Cinderella’s version of this is waiting for the Fairy Godmother to come. She doesn’t know what is going to happen. She doesn’t know that *anything* will happen. But she has banished, and now she waits. In many versions of the tale she grows closer to the natural world at this time, often the first step in communion with the Otherworld. She does not state her desires until after the Fairy Godmother has arrived.

This is crucial because once you have stated your goal or desire, once you have made your petition, the ceremony is in full swing. Before you have struck any matches, made any songs, or done any magic, the ceremony is hot and going because your request, your desire, your prayer has been made.

The question upon which success now turns is…was it made correctly? Did you ask for what you really want? Did you petition for what you actually need?

When we wait and commune with the Otherworld we find that we often receive critical pieces of information and insights that allow us to refine our desires, goals, and intentions, so that our ceremony really does address what we need it to address. Succeeding in this, we can avoid those awful ceremony slips, and the change we create is actually the change we want.

So go ahead and let yourself wait…Fairy Godmothers show up on their own schedule, but they do show up!

xo,
Bri

magic, miracles: receive my lunar letters

ARRIVING on full moons each month.

Shining the Light

Lineage and Legacy

M

iracles,
​​
​​On Wednesday, June 13th, in the wee hours of the morning my beloved and I welcomed our second child, Heath Henderson Saussy, into this wide and wonder-filled world. The snapshot above is one of the first we took of him. He is held by his big brother Jasper and me, and we are all held by my incredible husband who is behind the camera. Though the image is blurry, it captures the closeness of our family and the feeling of these early days of getting to know this new bright soul.
​​
​​Many of you have checked in on me and us, sending sweet messages and gifts and all kinds of love. Again, words cannot do justice to how much love I feel radiating from our community. We are all settling in really well. I am healing quickly from labor and delivery, Jasper is taking to big brotherhood with his characteristic sensitivity, insight, and good-heartedness; and David, my ever-more-amazing husband, partner, and love, is making sure that not only baby H is well-taken care of but that we all are.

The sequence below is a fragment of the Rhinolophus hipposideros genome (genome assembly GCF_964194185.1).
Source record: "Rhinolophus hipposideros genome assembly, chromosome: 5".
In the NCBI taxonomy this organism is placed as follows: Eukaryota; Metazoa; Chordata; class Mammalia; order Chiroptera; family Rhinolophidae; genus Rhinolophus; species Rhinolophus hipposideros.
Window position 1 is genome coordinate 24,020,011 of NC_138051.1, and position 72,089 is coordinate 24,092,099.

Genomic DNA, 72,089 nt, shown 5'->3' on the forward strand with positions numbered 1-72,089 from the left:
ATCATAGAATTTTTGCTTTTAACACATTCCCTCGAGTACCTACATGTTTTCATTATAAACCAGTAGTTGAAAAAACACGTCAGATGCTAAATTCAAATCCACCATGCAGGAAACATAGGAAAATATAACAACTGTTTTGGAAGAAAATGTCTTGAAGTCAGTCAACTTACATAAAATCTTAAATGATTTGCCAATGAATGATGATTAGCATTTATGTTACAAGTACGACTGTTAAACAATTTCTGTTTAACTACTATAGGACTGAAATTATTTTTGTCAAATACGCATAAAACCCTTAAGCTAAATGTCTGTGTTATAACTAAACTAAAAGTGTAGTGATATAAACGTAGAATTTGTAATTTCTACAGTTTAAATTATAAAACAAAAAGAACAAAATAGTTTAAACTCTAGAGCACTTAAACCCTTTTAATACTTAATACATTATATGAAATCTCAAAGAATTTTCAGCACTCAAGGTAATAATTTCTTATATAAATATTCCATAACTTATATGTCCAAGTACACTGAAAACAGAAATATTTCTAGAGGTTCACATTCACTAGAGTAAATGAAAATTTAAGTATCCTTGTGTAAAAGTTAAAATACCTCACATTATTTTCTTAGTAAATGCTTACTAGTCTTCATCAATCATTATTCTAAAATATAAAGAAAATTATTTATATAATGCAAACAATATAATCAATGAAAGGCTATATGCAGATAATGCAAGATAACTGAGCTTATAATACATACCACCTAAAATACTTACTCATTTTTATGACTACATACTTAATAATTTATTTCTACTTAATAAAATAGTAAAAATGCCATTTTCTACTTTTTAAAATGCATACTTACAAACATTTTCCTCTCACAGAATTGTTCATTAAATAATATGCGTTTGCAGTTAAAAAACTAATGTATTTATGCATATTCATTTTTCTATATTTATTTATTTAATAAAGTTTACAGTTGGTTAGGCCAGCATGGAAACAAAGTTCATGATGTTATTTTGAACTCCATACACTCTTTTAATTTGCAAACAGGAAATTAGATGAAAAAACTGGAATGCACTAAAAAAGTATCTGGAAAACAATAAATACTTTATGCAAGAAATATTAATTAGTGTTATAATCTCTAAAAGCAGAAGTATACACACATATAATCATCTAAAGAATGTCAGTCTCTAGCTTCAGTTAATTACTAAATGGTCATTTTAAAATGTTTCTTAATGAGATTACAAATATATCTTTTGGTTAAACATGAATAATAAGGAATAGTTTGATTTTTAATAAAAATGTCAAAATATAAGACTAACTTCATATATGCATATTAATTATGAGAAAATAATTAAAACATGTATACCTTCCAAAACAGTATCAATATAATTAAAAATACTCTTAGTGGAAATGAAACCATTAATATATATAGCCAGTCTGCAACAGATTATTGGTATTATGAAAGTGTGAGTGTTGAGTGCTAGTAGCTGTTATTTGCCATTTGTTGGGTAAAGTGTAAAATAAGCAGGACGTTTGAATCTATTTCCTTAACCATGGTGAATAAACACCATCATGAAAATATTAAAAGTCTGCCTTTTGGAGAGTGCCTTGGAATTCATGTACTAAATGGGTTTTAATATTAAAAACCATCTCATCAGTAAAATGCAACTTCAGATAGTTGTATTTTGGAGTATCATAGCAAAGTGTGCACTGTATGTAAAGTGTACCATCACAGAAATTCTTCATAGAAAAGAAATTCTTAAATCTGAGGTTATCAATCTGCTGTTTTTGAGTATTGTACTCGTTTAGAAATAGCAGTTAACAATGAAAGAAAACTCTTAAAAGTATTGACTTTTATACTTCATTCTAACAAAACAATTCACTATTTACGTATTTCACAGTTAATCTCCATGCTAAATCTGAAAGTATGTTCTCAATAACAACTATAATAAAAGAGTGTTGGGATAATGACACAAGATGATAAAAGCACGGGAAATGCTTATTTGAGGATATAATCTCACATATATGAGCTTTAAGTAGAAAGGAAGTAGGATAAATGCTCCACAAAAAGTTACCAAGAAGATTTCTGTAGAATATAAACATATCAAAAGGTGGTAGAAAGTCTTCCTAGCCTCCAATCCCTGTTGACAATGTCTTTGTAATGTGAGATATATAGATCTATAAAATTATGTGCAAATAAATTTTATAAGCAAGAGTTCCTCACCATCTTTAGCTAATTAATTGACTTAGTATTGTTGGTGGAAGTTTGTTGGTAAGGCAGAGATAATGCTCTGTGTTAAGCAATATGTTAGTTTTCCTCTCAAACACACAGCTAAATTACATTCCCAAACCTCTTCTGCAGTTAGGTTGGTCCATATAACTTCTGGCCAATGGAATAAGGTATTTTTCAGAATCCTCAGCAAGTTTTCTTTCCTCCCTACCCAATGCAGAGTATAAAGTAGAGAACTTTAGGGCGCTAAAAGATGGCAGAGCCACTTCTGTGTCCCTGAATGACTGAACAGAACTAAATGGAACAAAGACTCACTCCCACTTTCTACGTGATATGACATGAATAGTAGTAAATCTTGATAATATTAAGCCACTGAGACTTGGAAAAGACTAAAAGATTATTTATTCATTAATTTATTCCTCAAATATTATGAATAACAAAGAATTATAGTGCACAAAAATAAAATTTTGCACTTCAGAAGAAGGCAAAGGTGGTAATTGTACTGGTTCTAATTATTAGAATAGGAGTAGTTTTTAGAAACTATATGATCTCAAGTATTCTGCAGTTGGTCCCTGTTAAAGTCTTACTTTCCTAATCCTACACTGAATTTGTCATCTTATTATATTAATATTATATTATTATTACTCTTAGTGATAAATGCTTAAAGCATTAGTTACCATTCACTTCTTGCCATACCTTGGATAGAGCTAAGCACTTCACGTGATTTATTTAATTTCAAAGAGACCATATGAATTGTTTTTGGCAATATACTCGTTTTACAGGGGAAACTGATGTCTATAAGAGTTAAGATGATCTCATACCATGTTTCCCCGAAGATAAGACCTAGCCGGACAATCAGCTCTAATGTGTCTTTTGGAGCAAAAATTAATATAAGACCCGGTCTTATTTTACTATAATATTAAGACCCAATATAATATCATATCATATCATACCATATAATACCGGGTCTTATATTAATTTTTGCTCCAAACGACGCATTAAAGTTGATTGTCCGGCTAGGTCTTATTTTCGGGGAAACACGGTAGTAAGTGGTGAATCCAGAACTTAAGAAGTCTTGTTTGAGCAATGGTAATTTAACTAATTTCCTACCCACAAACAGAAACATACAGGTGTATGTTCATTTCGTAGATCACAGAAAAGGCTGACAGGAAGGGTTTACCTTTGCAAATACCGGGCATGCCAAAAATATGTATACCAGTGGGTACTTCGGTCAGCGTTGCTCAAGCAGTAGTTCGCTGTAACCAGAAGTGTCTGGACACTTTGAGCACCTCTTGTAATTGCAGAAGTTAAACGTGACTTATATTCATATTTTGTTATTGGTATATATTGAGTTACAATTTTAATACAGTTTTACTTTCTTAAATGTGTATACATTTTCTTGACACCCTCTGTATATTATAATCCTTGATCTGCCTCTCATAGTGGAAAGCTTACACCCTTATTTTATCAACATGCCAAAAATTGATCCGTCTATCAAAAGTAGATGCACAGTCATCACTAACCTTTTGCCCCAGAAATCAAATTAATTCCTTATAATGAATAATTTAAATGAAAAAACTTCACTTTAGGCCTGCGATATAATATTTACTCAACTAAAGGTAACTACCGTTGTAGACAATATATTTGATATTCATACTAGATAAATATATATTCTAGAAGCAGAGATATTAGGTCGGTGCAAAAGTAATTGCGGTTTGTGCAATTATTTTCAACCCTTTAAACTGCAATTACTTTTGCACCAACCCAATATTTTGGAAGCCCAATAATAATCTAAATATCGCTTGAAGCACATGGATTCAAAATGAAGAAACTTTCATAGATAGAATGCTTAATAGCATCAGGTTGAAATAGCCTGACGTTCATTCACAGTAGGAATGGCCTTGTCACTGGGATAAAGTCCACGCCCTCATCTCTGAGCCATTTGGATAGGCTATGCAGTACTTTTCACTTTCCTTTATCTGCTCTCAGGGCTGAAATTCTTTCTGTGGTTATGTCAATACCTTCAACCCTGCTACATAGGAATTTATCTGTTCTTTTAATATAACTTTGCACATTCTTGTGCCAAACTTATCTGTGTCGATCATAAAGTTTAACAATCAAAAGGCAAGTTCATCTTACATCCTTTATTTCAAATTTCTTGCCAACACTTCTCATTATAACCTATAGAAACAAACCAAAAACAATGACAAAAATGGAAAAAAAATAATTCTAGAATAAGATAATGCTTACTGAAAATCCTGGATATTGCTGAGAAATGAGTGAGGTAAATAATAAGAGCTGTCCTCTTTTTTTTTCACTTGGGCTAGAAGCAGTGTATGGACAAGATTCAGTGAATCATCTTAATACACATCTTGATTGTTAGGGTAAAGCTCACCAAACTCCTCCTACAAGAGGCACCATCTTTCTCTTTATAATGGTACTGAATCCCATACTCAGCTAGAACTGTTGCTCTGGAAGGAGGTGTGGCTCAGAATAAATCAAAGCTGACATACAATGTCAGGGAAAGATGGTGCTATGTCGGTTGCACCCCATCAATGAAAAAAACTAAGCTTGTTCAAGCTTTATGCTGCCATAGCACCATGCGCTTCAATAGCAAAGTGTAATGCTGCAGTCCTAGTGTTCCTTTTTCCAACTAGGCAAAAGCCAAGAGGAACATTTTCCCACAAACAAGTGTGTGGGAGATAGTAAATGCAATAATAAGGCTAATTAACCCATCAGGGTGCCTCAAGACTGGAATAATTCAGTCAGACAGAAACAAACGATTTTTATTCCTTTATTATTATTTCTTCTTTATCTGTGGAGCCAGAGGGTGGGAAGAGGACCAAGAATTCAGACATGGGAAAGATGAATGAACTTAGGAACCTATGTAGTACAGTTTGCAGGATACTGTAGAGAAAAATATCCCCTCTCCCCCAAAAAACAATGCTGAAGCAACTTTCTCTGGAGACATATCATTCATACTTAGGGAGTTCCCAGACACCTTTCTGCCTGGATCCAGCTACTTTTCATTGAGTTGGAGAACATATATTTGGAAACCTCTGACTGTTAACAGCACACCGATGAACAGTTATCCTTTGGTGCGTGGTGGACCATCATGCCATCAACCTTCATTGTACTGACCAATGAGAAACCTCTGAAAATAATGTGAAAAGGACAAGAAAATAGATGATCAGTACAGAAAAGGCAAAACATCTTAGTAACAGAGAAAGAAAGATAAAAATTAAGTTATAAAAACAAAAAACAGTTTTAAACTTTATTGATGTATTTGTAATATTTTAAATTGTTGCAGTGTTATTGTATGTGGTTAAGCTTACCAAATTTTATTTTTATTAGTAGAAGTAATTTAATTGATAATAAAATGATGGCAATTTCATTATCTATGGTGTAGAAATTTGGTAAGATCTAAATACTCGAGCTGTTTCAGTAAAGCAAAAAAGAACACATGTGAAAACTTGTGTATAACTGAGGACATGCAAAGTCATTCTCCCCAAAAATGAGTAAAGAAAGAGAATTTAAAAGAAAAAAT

​​
​​The hours leading up to the birth were full of that stillness and depth that I have long associated with the most potent kinds of magic. One of the first things I did as early labor began was to call in my ancestors, for our lineage loves nothing so much as to welcome new legacy, the new stand ever strong upon the shoulders of the old; they are our foundation.

My ancestors form a colorful quilt around me – they hailed from the shores of Scotland, Ireland, England, Wales, Germany, and France. They came from Mexico and Eastern Europe. They were among the First Nation peoples indigenous to this country. My ancestors were all, with the exception of my Native American and Mexican relatives, immigrants to not only the United States, but the entire continent of North America. All seeking out the promise, possibility, and safety that eluded them in their native lands. And so, enfolded by my ancestors, and doing the serious work of bringing new life into the world, I was also deeply aware of the crisis occurring at the border, which, as a San Antonian, is my backyard. Aware, as I held my own babies, that thousands were having their babies forcibly removed from their arms because they too, like my ancestors, wanted something in the way of promise and possibility; something in the way of safety.